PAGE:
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Though it does not test blood, the accuracy of the GlucoWatch monitor compares well with existing blood glucose meters, researchers have concluded.
Satish K. Garg, MD, evaluated the accuracy of the GlucoWatch monitor in comparison to blood sugar measurements obtained using a HemoCue blood glucose analyzer and a One Touch Profile meter. The results of Garg's study were published in the October issue of Diabetes Care.
Glucose Readings From Interstitial Fluid
Up until now, all home blood glucose testing has relied on extracting a drop of blood from the body. The GlucoWatch monitor uses a process called reverse iontophoresis, which causes interstitial fluid to migrate across the skin's surface. This is the clear fluid just underneath the surface of the skin that surrounds cells. You might see interstitial fluid ooze from a scrape on the skin surface. Both interstitial fluid and blood contain glucose. The GlucoWatch monitor also uses an electro-chemical sensor to obtain glucose readings every 20 minutes.
A total of 28 people with type 1 diabetes were evaluated in a clinical setting and at home. Subjects wore the GlucoWatch monitor on the forearm in an area three inches above the wrist. The subjects wore the monitor 15 hours per day for three consecutive days. Short-acting insulin doses were varied by 10 to 20 percent from normal so that a range of glucose values between 40 and 400 mg/dl could be evaluated. The GlucoWatch monitor performed well at both the high level (240 mg/dl) and the low level (70 mg/dl) as well as all points in between.
People who were pregnant and had skin rashes were excluded from the study. Also, the researchers excluded people taking acetaminophen (Tylenol), citing that it may be a source of "potential interference" for people who tested their blood sugars with the GlucoWatch monitor.
The GlucoWatch monitor measures interstitial glucose sugar values up to three times per hour. Fingerstick samples (using the One Touch Profile meter at home) were collected once per hour.
In this trial, the GlucoWatch monitor did not display glucose readings to the user. They were later downloaded to a computer for analysis. To calibrate the GlucoWatch monitor, a single blood measurement using a conventional blood glucose meter is used. The calibration is used to account for skin thickness among subjects.
The researchers note that rapid temperature changes, excessive sweat, electrical noise, high background currents and open or short circuits can cause the GlucoWatch monitor to "skip" tests. In the home test, 26 percent of all tests were skipped by the device.
Accuracy in Blood Sugar Measurement
Garg reports that the results of the study show a similar accuracy between the GlucoWatch monitor and the blood glucose meters. There is, however, a 20-minute lag between the GlucoWatch monitor and the actual blood glucose value. Garg says these delays are a result of the monitor and its extraction process.
26 Percent of BG Readings Were Skipped
Four of the GlucoWatch monitor devices shut off during the study period: two because of excessive sweating, the others because of computer downloading and blood sugar synchronization problems. According to Garg, "...the glucose in sweat can confound the measurements if the skin conductance [which increases with sweat] exceeds a predetermined threshold." If the measurement for that cycle is skipped, and if six or more skips occur in a sequence, the GlucoWatch monitor is shut off. The study reports that "spurious data is skipped removing aberrant glucose measurements."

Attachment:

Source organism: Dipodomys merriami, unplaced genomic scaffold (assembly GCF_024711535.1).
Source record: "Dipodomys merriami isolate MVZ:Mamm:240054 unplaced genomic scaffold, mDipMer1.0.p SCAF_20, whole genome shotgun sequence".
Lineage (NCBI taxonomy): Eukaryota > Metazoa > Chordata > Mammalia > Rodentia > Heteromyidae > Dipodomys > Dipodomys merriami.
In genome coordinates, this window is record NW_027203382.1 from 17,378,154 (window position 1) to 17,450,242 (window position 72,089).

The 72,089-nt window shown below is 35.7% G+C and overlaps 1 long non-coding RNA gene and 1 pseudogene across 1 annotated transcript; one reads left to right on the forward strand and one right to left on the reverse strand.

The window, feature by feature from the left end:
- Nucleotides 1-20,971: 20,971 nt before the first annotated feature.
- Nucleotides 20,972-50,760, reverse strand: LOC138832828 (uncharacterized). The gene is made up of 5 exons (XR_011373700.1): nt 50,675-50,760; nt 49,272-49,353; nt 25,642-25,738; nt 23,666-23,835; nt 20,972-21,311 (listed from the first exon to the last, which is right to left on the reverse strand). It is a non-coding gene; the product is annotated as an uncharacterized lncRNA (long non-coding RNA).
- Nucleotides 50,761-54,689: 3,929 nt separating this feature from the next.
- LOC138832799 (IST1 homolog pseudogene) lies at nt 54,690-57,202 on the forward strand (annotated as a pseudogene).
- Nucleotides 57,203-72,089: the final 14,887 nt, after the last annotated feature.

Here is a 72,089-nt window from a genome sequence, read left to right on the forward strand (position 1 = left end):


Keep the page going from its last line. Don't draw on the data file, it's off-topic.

Under home-use conditions, 19.7 percent of the points were skipped and 7.2 of the points were removed because of early shut off. Garg points out, "even if half of the glucose measurements are skipped, the patient and the caregiver are likely to receive three to four times the number of glucose values compared to traditional finger sticks." He adds that the large number of glucose values per day should be valuable in adjusting the subjects' insulin dosages and in avoiding extremes of blood glucose values.
According to Garg, mild skin irritation, including itching and tingling, was present in all subjects during the first three hours of operation, "but was not a major deterrent in accepting the GlucoWatch monitor," and usually subsided after three hours. Mild skin edema (accumulation of fluid) and erythema (redness of the skin) were also discovered in all subjects.
There were no more skin reactions after the GlucoWatch monitor was removed.
4 out of 5 Patients Recommend the GlucoWatch
Garg writes, "The increased frequency of glucose measurements possible with the [GlucoWatch monitor] will likely help in recognition of 'glucose trends' and provide a better indication of hypo- or hyperglycemia as compared with the current standard of three to four blood glucose measurements per day."
When asked later, 80 percent of the subjects stated that they would like to have the GlucoWatch monitor as a tool to assist them in the management of their blood sugars.
Diabetes Health is the essential resource for people living with diabetes- both newly diagnosed and experienced as well as the professionals who care for them. We provide balanced expert news and information on living healthfully with diabetes. Each issue includes cutting-edge editorial coverage of new products, research, treatment options, and meaningful lifestyle issues.